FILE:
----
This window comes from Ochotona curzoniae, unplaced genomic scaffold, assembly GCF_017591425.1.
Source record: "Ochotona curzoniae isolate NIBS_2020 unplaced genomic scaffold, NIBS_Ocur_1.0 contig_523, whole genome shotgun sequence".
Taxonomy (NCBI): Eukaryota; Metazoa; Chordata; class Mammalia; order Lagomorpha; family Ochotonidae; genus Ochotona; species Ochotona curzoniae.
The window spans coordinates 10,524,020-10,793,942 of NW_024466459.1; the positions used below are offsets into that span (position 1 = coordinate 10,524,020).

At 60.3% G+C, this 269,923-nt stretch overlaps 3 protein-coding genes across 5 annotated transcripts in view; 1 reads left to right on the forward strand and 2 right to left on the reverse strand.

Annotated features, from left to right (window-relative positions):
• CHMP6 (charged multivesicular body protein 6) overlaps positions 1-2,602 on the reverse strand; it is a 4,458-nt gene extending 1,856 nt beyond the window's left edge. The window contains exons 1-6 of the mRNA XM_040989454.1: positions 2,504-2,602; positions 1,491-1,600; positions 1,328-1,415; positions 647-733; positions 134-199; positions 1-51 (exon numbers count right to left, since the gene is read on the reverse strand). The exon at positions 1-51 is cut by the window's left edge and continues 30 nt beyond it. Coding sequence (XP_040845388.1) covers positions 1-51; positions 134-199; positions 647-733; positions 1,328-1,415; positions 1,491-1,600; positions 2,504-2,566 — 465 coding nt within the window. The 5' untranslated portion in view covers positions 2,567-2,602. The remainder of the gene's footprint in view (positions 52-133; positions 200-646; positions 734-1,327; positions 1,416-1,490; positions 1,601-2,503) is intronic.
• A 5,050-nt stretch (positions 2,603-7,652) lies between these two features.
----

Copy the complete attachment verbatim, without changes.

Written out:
This window comes from Ochotona curzoniae, unplaced genomic scaffold, assembly GCF_017591425.1.
Source record: "Ochotona curzoniae isolate NIBS_2020 unplaced genomic scaffold, NIBS_Ocur_1.0 contig_523, whole genome shotgun sequence".
Taxonomy (NCBI): Eukaryota; Metazoa; Chordata; class Mammalia; order Lagomorpha; family Ochotonidae; genus Ochotona; species Ochotona curzoniae.
The window spans coordinates 10,524,020-10,793,942 of NW_024466459.1; the positions used below are offsets into that span (position 1 = coordinate 10,524,020).

At 60.3% G+C, this 269,923-nt stretch overlaps 3 protein-coding genes across 5 annotated transcripts in view; 1 reads left to right on the forward strand and 2 right to left on the reverse strand.

Annotated features, from left to right (window-relative positions):
• CHMP6 (charged multivesicular body protein 6) overlaps positions 1-2,602 on the reverse strand; it is a 4,458-nt gene extending 1,856 nt beyond the window's left edge. The window contains exons 1-6 of the mRNA XM_040989454.1: positions 2,504-2,602; positions 1,491-1,600; positions 1,328-1,415; positions 647-733; positions 134-199; positions 1-51 (exon numbers count right to left, since the gene is read on the reverse strand). The exon at positions 1-51 is cut by the window's left edge and continues 30 nt beyond it. Coding sequence (XP_040845388.1) covers positions 1-51; positions 134-199; positions 647-733; positions 1,328-1,415; positions 1,491-1,600; positions 2,504-2,566 — 465 coding nt within the window. The 5' untranslated portion in view covers positions 2,567-2,602. The remainder of the gene's footprint in view (positions 52-133; positions 200-646; positions 734-1,327; positions 1,416-1,490; positions 1,601-2,503) is intronic.
• A 5,050-nt stretch (positions 2,603-7,652) lies between these two features.